From Home to Studio: Exploring the Pros and Cos of Renting the Open Studio at The Painswick Centre

From Home to Studio: Exploring the Pros and Cos of Renting the Open Studio at The Painswick Centre

For the past two months, I’ve been renting a cosy space at the Open Art Studios in The Painswick Centre 


Renting a studio is a new experience for me. Here are some of its pros and cons. Perhaps, it could be useful for artists considering studio rental but still uncertain about taking the leap.


1.     Endless Inspiration:

Having a studio in Painswick is a source of inspiration by itself. The town is one of the finest and best-preserved settlements in the Cotswolds. No wonder it is known as ‘The Queen of the Cotswolds’.

 2.    Continuous exposure:

The open-door policy of the studio invites visitors to wander in at any time. Unlike my home studio, my new workspace is also a mini-gallery with daily foot traffic, new conversations and connections. 

3.     Princess Anne:

Situated in the heart of affluent Painswick, the Art Studios attract potential art buyers who are willing to spend money on art. A rumour goes around that Princess Anne was seen in Painswick several times. Do you think it could be true that Princess Anne may visit the studio one day?  

 4.    Boosted productivity:

I must admit that the monthly rent is a great motivator. I suddenly don’t feel like procrastinating as much as before. However, I fear my neighbour artists Ange Mullen-Bryan, Nicholas Ozanne, Kate Newson, Sara Hewer and Isabella Hughes may think I’m an antisocial weirdo as I do not always accept, so I kindly offered a cup of tea to save time on going to the loo a bit too often.

 5.    Community Engagement:

Participating in local events provides additional exposure, attracts visitors and makes me feel part of the community. Just yesterday, I submitted an application for Autumn Arts Trail and very much looking forward to Autumn Arts Trail this year.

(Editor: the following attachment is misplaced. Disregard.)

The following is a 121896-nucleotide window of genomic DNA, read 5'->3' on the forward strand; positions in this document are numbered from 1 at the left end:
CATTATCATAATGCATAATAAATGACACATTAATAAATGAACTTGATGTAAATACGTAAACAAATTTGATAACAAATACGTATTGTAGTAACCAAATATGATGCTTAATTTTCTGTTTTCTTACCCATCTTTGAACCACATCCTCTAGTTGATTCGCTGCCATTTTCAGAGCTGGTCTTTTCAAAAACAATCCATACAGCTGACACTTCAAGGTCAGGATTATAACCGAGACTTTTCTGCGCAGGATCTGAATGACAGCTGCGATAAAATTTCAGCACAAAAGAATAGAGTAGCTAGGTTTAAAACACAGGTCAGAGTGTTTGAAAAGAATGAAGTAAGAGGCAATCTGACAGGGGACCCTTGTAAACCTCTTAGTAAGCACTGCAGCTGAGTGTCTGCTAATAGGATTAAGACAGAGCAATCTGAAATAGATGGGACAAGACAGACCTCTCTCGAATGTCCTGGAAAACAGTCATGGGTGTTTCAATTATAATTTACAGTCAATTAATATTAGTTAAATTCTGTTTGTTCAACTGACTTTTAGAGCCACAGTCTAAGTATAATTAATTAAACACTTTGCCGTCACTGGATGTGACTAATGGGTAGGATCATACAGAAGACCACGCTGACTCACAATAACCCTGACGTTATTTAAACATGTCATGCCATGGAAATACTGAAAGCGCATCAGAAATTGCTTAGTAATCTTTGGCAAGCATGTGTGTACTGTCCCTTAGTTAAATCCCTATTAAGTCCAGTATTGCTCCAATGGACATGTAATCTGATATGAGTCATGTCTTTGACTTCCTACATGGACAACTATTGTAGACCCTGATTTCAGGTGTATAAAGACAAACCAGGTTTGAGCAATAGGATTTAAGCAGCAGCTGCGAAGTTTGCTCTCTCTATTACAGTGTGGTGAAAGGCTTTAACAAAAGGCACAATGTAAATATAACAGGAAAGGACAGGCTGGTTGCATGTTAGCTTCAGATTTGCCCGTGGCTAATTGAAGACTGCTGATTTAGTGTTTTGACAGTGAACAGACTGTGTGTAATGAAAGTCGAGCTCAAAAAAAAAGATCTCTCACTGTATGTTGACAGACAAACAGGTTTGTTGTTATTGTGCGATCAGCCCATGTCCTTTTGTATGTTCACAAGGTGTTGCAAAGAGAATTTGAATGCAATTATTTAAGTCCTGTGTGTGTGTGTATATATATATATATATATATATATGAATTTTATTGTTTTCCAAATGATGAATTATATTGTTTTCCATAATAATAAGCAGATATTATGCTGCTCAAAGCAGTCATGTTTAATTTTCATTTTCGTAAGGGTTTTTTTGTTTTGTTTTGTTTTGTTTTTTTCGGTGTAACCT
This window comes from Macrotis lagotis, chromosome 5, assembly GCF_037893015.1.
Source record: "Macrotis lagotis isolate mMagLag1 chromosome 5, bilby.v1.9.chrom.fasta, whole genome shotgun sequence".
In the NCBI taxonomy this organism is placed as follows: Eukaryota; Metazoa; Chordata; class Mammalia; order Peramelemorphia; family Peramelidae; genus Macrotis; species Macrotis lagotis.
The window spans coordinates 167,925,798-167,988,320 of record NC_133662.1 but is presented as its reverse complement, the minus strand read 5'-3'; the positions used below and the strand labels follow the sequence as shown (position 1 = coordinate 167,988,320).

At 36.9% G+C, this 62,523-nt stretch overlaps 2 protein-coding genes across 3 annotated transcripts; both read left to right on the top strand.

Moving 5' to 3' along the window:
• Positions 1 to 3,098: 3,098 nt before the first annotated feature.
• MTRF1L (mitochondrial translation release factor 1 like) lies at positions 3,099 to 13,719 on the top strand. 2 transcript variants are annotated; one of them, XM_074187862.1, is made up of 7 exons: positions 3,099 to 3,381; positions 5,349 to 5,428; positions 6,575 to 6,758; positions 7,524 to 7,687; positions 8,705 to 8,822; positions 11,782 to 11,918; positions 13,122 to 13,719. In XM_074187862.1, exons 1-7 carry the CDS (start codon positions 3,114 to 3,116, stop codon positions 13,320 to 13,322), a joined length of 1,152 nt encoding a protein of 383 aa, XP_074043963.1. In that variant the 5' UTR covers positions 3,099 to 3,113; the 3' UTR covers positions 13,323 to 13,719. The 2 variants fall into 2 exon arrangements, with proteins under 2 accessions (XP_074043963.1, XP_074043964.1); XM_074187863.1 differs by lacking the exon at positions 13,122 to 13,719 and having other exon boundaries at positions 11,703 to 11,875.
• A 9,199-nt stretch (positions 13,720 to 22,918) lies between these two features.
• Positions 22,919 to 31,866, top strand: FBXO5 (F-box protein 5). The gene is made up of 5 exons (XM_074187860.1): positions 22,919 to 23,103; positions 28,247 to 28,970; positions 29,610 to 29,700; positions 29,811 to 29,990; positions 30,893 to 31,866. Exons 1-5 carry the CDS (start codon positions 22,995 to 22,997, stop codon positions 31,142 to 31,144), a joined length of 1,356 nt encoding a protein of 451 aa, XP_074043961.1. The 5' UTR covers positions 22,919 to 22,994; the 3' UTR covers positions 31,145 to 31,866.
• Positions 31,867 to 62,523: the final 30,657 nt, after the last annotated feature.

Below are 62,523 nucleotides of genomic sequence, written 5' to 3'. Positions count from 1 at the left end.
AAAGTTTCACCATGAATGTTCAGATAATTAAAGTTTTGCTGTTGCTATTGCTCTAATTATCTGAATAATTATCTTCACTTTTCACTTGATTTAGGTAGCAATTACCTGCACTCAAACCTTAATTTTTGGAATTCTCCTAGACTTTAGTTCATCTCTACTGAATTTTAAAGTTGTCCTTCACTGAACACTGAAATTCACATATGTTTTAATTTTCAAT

1. Financial risk:

I fear spending more on studio rent than I earn from selling my art. So far, I have sold just enough to cover the rent. But nothing ventured, nothing gained. I believe there’s no progress without taking risks. It will be interesting to look back at the year being here: will I be broke or have a breakthrough? If you want to help me stay afloat, you can purchase my art here.   

  1.   Creative Interruptions:

The open-door policy disrupts the creative process. Picture this: you are in your creative zone,  fully immersed in your work, when suddenly, someone walks in. Instantly, you're forced to switch gears, breaking your creative flow. You put on your friendly face and engage in small talk. 

  1.   Space Constraints:

The studio is very… cosy. So cosy, I am afraid to swing my brush too much. 

When I paint, I sometimes feel a bit like a hurricane: pouring and splashing paint, transferring energy onto the canvas. It feels so natural to work on large-scale canvases. My monumental art background manifests itself. Ideally, I dream of a vast studio space where I can paint big without constraints.

Despite these challenges, the benefits of renting a space at Open Art Studios in Painswick far outweigh the drawbacks. I am glad that I took a leap to rent a studio. It gives me strength, confidence, and belief in my ability to grow my creative career.

Who else dances on the edge of studio rent affordability?



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